Sigmoid sinus diverticulum: a new surgical approach to the correction of pulsatile tinnitus.
Otto KJ, Hudgins PA, Abdelkafy W, Mattox DE
Department of Otolaryngology, Emory University School of Medicine, Atlanta,
Georgia 30322, USA.
Objective: Tinnitus represents a bothersome symptom not infrequently
encountered in an otology practice.
Tinnitus can be the harbinger of identifiable middle or inner ear abnormality; but more frequently,tinnitus stands
alone as a subjective symptom with no easy treatment.
When a patient complains
of tinnitus that is pulsatile in nature, a thorough workup is indicated
to rule out vascular abnormality.
We report of a new diagnostic finding
and method of surgical correction for select patients with pulsatile tinnitus.
Study design: Retrospective case series.
Setting: Tertiary care, academic referral center.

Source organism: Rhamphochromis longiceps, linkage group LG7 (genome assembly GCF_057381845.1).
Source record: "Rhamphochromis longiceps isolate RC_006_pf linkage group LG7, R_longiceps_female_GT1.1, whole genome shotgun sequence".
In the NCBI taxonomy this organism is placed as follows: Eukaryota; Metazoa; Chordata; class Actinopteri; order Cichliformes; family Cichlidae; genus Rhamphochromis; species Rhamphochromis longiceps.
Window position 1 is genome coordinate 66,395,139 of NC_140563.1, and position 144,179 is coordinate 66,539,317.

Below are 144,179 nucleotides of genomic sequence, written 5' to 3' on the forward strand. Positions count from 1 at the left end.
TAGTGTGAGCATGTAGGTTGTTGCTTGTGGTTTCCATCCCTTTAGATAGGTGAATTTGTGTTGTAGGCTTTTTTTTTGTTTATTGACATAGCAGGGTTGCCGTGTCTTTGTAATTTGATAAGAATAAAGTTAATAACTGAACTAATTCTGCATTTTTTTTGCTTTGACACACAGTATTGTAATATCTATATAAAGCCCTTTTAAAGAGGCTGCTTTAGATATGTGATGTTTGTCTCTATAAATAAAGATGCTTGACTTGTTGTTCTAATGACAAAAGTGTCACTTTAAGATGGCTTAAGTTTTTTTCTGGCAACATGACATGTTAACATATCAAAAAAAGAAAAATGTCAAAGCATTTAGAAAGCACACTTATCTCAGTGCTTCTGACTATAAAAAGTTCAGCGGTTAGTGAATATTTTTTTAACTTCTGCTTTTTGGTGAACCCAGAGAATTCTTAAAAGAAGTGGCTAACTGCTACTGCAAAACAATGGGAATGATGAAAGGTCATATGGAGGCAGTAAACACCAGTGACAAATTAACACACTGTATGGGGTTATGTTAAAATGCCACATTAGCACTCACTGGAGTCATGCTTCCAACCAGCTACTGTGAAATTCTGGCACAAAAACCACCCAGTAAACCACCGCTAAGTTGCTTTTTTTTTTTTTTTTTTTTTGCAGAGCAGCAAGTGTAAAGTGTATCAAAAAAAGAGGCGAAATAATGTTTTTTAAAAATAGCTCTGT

Patients: Among patients seen for complaints of unilateral or bilateral
pulsatile tinnitus, five were identified with diverticula of the sigmoid
All patients had normal in-office otoscopic, tympanometric, and
Patients with paragangliomas or benign intracranial
hypertension were excluded.
Auscultation of the pinna or mastoid revealed
an audible bruit in most patients.
All patients underwent computed tomographic
angiography of the temporal bone.
In all cases, this finding was on the
side coincident with the tinnitus.
Intervention: Three of five patients underwent transmastoid reconstruction
of the sigmoid sinus.
Main outcome messure: Patients were evaluated clinically
for presence or absence of pulsatile tinnitus after reconstructive surgery.
Results: All patients electing surgical reconstruction had immediate
and lasting resolution of the tinnitus.
Conclusion: Surgical reconstruction can provide lasting symptom
relief for patients with pulsatile tinnitus and computed tomographic evidence
of a sigmoid sinus diverticulum.
Otol Neurotol. 2007 Jan;28(1):48-53.